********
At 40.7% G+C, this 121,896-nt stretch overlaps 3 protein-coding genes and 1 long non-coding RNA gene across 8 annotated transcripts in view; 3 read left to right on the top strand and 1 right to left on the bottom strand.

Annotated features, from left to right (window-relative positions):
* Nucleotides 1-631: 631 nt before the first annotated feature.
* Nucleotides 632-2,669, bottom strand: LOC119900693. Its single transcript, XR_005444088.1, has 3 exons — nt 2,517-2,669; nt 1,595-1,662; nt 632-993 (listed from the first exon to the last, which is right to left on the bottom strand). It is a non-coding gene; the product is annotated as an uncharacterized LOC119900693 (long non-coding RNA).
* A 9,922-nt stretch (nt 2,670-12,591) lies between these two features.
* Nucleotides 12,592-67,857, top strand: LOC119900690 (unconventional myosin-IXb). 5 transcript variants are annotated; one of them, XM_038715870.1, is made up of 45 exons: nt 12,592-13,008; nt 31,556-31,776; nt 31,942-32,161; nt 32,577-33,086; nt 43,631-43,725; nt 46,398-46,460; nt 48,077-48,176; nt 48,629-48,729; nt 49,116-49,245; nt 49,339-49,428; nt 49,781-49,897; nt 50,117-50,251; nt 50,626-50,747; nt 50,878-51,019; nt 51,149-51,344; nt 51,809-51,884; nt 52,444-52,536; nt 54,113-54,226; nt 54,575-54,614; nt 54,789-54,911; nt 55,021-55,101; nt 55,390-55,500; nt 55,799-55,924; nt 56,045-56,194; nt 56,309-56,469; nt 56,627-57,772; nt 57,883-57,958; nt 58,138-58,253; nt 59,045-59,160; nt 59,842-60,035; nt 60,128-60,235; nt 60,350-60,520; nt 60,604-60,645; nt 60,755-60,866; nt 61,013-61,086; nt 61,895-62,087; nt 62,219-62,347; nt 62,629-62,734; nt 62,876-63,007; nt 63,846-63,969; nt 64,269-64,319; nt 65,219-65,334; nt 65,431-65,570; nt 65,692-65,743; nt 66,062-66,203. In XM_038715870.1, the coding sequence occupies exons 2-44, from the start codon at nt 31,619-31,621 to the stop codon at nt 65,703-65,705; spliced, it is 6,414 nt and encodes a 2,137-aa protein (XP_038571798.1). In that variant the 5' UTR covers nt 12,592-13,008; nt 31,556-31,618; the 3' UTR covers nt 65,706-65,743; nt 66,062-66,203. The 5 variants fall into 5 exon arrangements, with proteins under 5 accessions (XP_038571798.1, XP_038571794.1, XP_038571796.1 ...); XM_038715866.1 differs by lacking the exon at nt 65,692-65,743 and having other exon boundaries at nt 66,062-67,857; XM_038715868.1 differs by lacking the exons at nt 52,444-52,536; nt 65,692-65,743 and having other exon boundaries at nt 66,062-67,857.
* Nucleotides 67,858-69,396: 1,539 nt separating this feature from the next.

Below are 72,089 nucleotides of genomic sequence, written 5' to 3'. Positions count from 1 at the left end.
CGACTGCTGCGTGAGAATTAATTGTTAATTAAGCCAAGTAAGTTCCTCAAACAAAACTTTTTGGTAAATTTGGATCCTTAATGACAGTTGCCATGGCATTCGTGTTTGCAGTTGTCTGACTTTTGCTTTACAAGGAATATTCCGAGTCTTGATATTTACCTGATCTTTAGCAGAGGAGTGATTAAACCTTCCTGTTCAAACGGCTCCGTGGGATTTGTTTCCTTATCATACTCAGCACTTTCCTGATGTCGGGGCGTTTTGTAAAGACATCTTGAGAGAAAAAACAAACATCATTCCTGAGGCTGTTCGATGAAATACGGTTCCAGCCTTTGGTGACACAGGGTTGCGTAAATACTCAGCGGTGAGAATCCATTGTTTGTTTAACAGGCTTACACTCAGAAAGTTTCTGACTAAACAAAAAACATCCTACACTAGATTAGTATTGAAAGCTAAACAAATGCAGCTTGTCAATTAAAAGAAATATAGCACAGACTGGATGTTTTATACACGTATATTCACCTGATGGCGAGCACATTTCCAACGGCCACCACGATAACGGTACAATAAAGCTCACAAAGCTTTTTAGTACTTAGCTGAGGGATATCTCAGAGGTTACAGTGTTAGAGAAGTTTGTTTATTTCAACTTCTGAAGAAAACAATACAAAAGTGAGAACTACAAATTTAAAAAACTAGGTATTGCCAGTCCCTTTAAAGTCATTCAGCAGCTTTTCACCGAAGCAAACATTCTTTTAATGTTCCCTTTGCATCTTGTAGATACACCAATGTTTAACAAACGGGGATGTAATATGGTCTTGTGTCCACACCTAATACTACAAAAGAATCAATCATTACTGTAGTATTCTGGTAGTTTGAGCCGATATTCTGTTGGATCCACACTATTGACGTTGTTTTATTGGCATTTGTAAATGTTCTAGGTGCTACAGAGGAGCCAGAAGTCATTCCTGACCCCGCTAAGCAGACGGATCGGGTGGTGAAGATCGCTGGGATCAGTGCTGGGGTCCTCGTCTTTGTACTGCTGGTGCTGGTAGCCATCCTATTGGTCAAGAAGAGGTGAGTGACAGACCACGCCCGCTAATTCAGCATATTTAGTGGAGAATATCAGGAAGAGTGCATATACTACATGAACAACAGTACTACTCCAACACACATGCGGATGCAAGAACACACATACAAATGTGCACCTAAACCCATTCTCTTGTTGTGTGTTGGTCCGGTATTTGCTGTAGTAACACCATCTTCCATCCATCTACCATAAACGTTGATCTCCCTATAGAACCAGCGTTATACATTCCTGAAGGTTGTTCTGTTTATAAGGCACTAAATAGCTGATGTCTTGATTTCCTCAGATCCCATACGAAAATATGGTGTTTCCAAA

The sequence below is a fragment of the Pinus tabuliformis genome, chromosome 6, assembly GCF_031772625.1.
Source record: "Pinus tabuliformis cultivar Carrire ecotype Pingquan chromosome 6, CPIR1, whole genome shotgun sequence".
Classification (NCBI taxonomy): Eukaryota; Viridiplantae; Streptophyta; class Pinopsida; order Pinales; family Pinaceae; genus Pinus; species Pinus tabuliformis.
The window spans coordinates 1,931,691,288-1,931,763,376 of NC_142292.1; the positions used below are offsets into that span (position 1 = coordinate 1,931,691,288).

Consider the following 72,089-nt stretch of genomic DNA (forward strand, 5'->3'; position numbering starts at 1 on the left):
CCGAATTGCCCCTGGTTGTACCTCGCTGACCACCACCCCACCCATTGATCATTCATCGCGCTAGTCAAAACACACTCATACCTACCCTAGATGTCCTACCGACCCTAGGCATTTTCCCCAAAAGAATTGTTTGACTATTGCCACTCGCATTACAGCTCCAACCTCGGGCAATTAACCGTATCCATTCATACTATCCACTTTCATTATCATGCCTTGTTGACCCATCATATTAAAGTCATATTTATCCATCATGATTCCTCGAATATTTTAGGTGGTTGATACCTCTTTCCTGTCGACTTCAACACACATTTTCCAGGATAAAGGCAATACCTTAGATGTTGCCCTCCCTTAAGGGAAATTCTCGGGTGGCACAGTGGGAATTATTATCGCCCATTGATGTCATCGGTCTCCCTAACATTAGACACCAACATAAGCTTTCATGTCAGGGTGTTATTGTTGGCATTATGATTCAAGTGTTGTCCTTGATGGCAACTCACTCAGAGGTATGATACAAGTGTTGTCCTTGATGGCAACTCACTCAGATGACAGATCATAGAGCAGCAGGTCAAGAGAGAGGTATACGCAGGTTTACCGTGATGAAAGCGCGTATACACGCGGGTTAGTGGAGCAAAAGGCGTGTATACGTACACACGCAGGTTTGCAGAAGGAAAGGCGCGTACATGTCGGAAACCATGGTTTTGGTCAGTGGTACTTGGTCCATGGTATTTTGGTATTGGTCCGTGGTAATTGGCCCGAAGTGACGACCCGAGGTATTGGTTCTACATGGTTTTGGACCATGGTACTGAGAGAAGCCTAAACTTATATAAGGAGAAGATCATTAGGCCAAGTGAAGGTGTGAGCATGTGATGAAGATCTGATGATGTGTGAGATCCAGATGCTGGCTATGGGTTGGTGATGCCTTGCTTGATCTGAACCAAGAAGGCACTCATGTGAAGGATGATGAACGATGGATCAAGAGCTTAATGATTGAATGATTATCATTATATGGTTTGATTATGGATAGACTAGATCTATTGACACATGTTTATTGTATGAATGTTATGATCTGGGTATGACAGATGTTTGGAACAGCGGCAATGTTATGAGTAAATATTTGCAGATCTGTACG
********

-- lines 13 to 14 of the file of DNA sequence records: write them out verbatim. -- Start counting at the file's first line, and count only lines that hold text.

The window spans coordinates 1,931,691,288-1,931,763,376 of NC_142292.1; the positions used below are offsets into that span (position 1 = coordinate 1,931,691,288).

Consider the following 72,089-nt stretch of genomic DNA (forward strand, 5'->3'; position numbering starts at 1 on the left):